maidens." Both Jacob and Moses being poor and ill-equipped The scarcity of water, and the great labour and fugitives had it not in their power to bestow any other expense of digging away so much earth in order to reach mark of their regard than the simple though important it, render a well extremely valuable. As the water is -service of their hands. But in the more ancient story often sold at a very high price, a number of good wells of Rebecca, we find Abraham's confidential slave and yield a large revenue to the proprietor. Pitts was messenger lavishing on her, as she stood at the well, a obliged to purchase water at sixpence a gallon; a fact profusion of costly trinkets. Nor, however strange it which illustrates the force of the offer made by Moses to may seem to us, the idea of decorating a young female, Edom, “ If I and my cattle drink of thy water, then will who was occupied in the humble task of carrying I pay for it.” (Numb. 21. 19.) pitchers of water to provide for the flocks she had' It is properly mentioned as a very aggravating circharge of, with ornaments of gold and silver, is this cumstance in the overthrow of Jerusalem, that the ruthdescription at least in variance with the habits of the less conqueror forced the Jews to purchase with money time and place.
the water of their own wells, and the wood of their own Even in the present day the Arab and Syrian shep trees: “ We have drunken our water for money; our herdesses often appear at the well under a load of orna wood is sold unto us.” (Lam. 5. 4.) Even a cup of mental finery; nor can this appear wonderful, the Ori cold water cannot always be obtained in Syria without ental female having universally a strong passion for paying a certain price. It is partly on this account Our gaudiness of dress, and covering the face and arms with Lord promises that“ whosoever shall give to drink unto a variety of rings and trinkets; it is natural that the one of those little ones a cup of cold water, in the name young women of the pastoral countries, with whom the of a disciple, should in no wise lose his reward.” (Matt. wells are the only places of public resort where they | 10. 42.) ever mingle with the world, should be eager to deck There are many wells and cisterns in Judea, the first themselves with all the valuables they can command. of which are supplied with water by springs, the latter -We are told that Eliezer gave Rebecca “two bracelets by rain. The Eastern wells have often no implements for her hands of ten shekels weight of gold,” that is, for drawing water except what persons bring with them, about four ounces and a half, which seems an extraor- so that travellers in those dry.countries are often oliged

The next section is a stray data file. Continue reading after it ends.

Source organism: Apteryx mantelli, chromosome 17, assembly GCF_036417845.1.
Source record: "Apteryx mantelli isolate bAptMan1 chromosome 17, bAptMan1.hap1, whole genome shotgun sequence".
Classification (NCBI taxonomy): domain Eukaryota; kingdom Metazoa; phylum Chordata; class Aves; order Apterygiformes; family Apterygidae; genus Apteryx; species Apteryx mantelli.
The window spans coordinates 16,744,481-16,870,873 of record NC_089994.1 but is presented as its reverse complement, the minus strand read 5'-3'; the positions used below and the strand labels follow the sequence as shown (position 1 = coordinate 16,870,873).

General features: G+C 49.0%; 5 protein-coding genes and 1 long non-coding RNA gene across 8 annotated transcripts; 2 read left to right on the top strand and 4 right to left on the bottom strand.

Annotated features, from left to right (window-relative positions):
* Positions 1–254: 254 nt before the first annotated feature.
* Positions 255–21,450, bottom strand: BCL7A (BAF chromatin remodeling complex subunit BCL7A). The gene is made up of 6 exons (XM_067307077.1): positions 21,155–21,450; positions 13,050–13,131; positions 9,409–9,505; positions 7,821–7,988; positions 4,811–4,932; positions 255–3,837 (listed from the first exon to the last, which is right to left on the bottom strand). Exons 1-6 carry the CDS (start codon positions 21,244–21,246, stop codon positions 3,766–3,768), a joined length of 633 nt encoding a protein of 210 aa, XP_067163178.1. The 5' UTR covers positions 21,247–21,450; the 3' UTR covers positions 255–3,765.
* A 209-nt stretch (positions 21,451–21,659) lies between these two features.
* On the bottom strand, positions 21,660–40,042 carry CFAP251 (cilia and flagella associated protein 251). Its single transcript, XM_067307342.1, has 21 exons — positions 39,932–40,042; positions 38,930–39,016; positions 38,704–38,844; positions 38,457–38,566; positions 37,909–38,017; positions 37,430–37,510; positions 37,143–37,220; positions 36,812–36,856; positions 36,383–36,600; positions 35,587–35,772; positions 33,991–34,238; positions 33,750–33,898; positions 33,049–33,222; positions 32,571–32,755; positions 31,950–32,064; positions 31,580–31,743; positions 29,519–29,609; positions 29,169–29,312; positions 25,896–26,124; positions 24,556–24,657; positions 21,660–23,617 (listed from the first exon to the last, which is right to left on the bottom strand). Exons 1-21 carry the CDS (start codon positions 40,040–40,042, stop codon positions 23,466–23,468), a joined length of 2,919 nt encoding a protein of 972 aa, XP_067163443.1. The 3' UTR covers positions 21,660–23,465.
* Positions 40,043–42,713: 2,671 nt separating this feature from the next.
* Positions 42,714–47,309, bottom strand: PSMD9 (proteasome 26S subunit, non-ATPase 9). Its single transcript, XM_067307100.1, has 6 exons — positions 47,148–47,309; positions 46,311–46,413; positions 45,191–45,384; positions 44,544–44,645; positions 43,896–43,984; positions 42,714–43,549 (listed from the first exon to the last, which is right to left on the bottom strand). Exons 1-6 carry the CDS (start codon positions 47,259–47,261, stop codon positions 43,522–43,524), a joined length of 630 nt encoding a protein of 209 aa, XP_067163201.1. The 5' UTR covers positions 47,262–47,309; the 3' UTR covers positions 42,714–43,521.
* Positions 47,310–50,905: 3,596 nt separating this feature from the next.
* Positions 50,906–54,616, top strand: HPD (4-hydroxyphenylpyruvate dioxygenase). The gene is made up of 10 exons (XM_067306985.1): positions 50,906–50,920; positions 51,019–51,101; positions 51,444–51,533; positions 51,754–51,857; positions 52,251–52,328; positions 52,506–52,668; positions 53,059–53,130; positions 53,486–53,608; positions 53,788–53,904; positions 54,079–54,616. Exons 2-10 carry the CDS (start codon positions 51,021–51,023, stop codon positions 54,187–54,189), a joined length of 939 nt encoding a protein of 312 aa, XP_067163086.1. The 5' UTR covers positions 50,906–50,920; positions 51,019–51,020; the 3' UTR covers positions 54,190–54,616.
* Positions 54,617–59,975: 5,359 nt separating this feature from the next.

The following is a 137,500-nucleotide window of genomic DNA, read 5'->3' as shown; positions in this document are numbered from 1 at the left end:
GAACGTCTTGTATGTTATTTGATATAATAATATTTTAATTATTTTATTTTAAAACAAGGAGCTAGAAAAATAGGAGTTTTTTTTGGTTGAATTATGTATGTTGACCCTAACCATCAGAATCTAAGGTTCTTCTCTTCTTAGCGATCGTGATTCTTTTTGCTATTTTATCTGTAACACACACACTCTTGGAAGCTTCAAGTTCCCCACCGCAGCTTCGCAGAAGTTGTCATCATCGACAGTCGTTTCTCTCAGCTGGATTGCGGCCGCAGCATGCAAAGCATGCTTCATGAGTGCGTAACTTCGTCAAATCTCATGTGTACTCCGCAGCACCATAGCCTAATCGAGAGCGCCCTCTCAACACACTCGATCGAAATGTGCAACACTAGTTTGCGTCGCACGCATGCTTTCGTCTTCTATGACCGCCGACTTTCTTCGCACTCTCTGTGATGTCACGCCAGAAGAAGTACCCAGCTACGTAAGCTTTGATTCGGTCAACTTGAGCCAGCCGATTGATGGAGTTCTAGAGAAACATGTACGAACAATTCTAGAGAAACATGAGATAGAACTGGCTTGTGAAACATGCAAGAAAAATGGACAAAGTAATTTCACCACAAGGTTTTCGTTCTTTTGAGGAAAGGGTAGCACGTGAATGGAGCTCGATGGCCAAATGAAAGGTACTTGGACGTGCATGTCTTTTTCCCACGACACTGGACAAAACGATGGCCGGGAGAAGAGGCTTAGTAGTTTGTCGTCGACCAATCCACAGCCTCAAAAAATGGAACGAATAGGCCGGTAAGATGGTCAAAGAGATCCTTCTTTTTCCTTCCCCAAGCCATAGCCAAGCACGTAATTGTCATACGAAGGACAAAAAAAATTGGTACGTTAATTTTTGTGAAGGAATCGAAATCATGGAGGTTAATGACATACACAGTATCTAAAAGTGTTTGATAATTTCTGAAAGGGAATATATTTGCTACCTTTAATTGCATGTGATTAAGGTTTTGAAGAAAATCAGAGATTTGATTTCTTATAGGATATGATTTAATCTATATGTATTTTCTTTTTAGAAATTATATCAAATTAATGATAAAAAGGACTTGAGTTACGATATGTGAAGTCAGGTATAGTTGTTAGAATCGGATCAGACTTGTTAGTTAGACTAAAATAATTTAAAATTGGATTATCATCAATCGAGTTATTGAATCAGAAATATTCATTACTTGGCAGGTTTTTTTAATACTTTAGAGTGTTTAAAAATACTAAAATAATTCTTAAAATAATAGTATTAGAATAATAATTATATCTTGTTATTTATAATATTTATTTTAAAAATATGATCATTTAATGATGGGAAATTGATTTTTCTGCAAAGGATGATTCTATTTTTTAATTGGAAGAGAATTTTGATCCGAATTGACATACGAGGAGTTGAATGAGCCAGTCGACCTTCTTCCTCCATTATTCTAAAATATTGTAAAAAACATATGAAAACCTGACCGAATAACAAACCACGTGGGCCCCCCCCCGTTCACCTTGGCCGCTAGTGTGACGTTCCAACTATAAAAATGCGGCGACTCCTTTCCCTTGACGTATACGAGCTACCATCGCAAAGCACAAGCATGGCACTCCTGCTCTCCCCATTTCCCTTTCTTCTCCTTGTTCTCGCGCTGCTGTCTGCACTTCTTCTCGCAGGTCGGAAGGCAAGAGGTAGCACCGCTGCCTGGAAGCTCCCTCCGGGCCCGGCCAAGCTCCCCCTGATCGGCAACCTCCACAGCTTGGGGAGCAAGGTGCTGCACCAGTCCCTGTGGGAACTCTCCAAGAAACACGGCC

to carry lines and buckets on their journeys, and great ) cumstance, which must have been familiar to the inha. leather bottles to refill from time to time. A traveller bitants of those countries, is mentioned by Deborah in from Egypt to Jerusalem says he did not forget “ leather her triumphal song: “They that are delivered from the buckets to draw water with.” And another speaks of noise of archers in the place of drawing water, there the well at Bethlehem as “ a good rich cistern, deep and shall they rehearse the righteous acts of the Lord." wide,” for which reason the people who go to get water (Judges 5. 11.) A perfect comment on these words is are provided with small leather buckets and a line; furnished by an historian of the Crusades, who complains these are also carried by the merchants, who go through that, during the siege of Jerusalem by the Christian great deserts into far countries. “Coming to a well,” armies, numbers of their men were daily cut off, and writes Mr. Hartley, “ without possessing the means of their cattle driven away by the Saracens, who lay in obtaining water, we were forcibly reminded of Our Lord's ambush for this purpose near all the fountains and situation near Sychar, when the woman of Samaria said, watering-places. “Sir, thou hast nothing to draw with, and the well is The passages in Scripture describing the sufferings deep.' She asked in astonishment, 'From whence then caused by want of water in the desert, are very numer. hast thou that living water.' Seeing that the well was ous. (Isai. 29. 8; Deut. 8. 15; Jerem. 2. 6, &c. &c.) deep, and Our Lord unprovided with the means of pro Psalm 107.5, says, “ They wandered in the wilderness curing any, she could not comprehend how she should in a solitary way, they found no city to dwell in. have asked of him, and received living water;' she Hungry and thirsty, their soul fainted in them." Baumunderstood not that he spake of the spirit which they garten gives us a vivid description of his own and comthat believed on him should receive.”